Early McDonald's restaurant, circa 1960
In 1954 Ray Kroc, a Multimixer salesman, took notice of the restaurants started by Mac and Dick McDonald in San Bernadino, CA in 1948. McDonald's was a highly focused, highly visible operation, featuring a simple menu (hamburgers, cheeseburgers, French fries, shakes and fountain soda), high quality ingredients and walk-up windows. Kroc partnered with the Brothers McDonald to franchise their speedy service system, then worked out the means to secure financing and expand the concept.
Kroc's unique genius was his ability to organize a highly distributed business network that promoted efficiency and rapid growth. Rather than waste resources on vertical integration, Kroc kept McDonald's operators focused on delivering a high quality experience to consumers, what he called "Quality, Service and Cleanliness."
Behind the scenes he built his enterprise by partnering with experts to provide essential services that his business lacked the scale to provide efficiently on its own. He and his small, entrepreneurial staff rapidly and successfully extended the enterprise by concentrating on core development processes:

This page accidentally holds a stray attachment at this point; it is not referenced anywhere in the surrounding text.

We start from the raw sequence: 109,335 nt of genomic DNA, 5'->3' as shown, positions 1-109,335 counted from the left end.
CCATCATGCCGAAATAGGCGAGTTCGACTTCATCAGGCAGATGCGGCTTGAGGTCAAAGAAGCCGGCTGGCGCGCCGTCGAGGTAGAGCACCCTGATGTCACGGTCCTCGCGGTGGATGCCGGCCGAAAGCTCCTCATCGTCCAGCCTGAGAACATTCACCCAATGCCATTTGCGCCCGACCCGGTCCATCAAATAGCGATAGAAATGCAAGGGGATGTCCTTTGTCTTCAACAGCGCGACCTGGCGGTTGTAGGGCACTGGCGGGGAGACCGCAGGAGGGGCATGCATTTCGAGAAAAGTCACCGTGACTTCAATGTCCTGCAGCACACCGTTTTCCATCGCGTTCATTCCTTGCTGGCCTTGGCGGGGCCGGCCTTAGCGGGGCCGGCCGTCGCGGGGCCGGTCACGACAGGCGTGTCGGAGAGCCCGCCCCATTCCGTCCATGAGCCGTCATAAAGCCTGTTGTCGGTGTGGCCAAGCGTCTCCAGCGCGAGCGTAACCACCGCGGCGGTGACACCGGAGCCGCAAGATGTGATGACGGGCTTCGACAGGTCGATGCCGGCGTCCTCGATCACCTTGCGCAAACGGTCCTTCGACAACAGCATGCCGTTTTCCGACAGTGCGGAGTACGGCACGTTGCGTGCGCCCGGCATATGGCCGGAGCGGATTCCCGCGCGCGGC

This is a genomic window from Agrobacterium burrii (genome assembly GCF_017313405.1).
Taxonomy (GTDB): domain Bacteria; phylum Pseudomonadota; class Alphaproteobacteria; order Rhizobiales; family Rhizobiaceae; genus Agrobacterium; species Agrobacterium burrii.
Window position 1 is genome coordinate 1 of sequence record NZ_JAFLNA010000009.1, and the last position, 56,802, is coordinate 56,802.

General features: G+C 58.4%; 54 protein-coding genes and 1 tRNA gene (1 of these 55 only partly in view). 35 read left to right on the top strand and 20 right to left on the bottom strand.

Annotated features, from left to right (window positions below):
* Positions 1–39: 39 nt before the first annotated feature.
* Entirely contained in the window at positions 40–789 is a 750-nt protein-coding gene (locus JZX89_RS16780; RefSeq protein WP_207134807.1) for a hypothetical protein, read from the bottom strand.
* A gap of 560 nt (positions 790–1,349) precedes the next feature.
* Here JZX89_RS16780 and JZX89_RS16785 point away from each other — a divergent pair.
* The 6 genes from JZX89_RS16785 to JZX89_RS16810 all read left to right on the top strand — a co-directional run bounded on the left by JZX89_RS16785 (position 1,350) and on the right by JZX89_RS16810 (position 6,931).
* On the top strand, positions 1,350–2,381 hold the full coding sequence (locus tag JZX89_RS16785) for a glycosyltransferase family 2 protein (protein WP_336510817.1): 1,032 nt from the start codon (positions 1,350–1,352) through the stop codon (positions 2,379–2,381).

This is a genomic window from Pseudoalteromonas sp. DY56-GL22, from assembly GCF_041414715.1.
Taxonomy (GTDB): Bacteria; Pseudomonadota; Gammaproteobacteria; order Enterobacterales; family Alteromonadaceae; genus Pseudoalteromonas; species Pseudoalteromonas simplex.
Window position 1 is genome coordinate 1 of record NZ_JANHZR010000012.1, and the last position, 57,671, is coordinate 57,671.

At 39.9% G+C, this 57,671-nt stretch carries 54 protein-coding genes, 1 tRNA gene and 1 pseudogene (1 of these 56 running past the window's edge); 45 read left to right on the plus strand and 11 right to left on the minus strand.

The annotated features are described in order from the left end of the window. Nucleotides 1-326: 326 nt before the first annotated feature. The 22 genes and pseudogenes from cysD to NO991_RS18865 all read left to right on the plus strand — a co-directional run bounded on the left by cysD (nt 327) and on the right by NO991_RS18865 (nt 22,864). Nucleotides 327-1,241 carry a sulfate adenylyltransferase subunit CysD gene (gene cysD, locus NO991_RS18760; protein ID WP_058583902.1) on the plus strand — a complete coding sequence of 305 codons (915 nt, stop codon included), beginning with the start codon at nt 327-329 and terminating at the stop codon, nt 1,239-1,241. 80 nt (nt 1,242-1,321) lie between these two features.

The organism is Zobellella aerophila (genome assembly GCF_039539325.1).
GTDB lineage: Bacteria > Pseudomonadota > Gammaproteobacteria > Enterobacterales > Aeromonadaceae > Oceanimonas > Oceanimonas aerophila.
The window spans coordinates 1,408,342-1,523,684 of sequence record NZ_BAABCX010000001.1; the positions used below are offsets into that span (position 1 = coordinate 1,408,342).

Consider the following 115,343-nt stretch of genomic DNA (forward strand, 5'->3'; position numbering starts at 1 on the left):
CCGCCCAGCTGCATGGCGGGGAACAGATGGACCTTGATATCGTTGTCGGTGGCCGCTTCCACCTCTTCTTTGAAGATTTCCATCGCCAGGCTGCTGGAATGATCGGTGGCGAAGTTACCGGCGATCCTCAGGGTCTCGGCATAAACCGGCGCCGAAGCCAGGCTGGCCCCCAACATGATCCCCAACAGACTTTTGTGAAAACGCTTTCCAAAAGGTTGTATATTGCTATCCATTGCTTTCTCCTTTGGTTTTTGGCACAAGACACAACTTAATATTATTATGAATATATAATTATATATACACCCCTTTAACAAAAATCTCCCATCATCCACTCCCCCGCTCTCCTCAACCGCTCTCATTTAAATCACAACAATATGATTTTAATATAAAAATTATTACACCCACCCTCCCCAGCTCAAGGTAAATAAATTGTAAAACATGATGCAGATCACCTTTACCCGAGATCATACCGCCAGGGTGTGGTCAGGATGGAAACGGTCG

- Maintaining control of product quality and operations
- Securing long-term rights, by lease or ownership, to the most promising restaurant locations
- Recruiting and training highly motivated franchisees
- Advertising the the service experience and promoting the product
- Securing a reliable stream of ingredient supply
- Designing efficient operations and accommodating them with functional, distinctive and attractive structures
By 1972 the McDonald's system was generating $1 billion in sales through 2200 restaurants. Kroc was preparing for global expansion.
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Also of interest:
"Why Do Fries Taste So Good? A Brief History," by Scott Horsley, NPR
Behind the Golden Arches (New York: Bantam Books, 1986), by John F. Love
Grinding it Out: The Making of McDonald's, by Ray Kroc with Robert Anderson (Chicago: Contemporary Books, Inc., 1977)
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